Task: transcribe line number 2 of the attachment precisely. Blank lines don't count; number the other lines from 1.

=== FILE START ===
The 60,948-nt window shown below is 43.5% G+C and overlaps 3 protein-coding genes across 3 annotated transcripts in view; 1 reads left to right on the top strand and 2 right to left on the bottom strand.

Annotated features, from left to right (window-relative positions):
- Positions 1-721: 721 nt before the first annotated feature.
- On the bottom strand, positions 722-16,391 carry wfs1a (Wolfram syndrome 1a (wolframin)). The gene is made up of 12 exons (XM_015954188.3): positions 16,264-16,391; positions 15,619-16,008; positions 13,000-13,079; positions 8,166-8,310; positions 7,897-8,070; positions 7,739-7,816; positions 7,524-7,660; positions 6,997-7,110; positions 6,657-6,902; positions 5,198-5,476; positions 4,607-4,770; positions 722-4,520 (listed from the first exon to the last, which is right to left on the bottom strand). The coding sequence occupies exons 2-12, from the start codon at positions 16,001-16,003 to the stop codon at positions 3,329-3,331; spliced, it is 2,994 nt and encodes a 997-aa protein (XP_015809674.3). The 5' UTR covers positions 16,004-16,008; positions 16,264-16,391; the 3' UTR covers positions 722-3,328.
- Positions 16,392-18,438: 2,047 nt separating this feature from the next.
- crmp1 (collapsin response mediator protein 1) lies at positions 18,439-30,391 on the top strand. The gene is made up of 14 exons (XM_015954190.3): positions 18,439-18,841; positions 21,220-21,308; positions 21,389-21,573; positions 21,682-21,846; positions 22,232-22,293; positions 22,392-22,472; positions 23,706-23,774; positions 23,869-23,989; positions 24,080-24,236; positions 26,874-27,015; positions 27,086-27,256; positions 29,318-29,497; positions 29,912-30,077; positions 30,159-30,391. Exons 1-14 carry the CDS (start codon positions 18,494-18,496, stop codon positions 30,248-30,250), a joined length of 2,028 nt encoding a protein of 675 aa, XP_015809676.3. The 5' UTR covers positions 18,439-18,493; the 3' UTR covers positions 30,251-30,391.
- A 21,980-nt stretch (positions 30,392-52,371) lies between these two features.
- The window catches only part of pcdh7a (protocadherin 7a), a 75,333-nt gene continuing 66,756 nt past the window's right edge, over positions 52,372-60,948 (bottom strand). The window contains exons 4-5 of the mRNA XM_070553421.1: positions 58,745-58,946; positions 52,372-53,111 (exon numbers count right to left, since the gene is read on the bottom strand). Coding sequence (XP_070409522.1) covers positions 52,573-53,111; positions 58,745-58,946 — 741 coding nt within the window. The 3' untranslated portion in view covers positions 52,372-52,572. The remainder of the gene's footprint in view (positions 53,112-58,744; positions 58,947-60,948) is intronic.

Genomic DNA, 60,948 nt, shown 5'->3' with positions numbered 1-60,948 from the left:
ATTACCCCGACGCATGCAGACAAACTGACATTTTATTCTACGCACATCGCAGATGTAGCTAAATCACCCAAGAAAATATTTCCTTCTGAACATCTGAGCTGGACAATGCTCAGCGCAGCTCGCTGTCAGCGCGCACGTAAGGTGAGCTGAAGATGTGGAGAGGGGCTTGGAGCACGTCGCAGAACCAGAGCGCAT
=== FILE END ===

Annotated features, from left to right (window-relative positions):